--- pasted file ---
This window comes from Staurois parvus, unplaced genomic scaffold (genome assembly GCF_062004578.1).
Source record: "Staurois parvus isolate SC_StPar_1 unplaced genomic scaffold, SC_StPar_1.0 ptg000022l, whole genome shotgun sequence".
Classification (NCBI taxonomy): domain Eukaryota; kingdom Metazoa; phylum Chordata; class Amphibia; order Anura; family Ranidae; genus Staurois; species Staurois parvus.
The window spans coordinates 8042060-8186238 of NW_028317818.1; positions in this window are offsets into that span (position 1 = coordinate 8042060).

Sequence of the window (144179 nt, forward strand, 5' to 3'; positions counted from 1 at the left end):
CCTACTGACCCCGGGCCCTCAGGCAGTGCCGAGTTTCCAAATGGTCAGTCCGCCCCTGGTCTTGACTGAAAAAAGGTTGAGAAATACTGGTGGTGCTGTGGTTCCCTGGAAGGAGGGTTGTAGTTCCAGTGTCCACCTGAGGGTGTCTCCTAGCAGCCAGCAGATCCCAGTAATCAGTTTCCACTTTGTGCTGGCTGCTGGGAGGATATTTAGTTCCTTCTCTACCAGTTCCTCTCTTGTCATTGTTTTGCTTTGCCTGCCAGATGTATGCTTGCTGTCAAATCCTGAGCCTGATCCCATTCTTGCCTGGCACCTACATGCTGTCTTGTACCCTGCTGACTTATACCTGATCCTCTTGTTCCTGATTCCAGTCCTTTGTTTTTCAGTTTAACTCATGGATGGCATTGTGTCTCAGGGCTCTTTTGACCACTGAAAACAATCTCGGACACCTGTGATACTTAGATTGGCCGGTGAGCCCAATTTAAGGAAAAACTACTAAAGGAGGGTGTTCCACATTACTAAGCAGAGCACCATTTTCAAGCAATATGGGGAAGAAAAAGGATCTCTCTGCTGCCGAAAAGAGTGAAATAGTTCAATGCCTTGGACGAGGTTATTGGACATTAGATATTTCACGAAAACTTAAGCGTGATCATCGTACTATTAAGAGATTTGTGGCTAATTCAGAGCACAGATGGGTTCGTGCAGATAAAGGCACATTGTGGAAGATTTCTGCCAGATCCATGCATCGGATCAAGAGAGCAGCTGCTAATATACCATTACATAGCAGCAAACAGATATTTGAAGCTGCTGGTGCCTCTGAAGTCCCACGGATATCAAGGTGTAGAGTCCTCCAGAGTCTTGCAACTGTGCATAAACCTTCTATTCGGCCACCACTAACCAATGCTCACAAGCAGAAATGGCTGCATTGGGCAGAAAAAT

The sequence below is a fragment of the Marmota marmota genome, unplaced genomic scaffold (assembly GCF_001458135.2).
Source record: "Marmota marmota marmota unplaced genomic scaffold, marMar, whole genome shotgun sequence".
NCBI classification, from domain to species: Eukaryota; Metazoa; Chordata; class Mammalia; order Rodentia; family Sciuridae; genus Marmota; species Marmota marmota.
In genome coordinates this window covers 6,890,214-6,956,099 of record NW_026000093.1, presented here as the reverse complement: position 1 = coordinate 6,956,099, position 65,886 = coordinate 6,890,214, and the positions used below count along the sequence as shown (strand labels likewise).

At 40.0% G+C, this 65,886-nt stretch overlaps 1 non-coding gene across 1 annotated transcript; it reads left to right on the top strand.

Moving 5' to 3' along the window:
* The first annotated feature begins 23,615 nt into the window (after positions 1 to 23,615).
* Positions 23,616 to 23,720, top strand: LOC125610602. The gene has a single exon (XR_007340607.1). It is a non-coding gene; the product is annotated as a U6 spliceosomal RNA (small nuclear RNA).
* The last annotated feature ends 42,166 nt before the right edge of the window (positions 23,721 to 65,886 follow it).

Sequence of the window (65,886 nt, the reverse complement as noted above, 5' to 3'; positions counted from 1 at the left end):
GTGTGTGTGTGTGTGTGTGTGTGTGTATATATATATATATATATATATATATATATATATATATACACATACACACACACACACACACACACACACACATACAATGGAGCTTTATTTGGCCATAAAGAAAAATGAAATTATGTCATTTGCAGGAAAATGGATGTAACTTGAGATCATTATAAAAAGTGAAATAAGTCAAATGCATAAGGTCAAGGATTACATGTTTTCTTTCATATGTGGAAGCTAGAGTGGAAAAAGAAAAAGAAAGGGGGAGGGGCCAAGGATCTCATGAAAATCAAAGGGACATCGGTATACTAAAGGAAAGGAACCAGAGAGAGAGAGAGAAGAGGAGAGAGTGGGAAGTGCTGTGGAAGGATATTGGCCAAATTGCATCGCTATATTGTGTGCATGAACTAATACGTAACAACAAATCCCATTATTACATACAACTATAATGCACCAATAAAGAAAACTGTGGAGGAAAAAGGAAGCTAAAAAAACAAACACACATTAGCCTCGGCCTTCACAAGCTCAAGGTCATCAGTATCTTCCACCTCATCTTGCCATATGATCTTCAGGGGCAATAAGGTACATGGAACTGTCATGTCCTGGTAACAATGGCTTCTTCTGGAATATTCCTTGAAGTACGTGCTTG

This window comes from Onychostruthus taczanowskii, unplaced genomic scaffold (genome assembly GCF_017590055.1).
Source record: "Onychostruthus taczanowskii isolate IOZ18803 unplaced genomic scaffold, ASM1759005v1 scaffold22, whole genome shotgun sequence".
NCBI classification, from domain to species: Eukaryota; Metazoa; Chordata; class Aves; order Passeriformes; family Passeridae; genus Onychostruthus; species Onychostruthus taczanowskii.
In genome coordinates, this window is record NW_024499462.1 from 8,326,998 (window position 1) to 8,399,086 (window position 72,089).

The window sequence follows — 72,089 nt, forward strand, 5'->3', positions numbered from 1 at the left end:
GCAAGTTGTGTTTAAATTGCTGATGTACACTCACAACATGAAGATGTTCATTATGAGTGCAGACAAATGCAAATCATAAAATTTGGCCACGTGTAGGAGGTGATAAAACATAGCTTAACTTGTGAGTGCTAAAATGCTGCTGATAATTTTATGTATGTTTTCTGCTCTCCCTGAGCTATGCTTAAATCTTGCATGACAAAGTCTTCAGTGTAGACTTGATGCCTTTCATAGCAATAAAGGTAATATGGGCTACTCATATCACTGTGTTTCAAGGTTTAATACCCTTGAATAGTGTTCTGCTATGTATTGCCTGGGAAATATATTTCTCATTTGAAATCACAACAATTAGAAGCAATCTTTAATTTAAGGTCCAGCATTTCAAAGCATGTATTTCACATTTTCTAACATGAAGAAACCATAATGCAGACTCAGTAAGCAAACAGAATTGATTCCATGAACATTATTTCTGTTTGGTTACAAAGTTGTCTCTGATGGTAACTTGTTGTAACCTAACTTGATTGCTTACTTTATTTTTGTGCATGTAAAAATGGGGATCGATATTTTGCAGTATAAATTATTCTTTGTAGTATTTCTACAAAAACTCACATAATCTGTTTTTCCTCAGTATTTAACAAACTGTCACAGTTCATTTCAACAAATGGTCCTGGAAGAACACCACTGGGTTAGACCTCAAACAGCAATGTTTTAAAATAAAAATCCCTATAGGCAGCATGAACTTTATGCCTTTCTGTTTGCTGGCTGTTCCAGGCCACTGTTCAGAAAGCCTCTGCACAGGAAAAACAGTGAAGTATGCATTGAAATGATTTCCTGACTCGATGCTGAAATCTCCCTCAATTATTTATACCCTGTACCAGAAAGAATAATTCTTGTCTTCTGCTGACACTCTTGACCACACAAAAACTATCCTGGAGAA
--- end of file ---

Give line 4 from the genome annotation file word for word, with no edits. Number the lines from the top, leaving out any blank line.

The window spans coordinates 8042060-8186238 of NW_028317818.1; positions in this window are offsets into that span (position 1 = coordinate 8042060).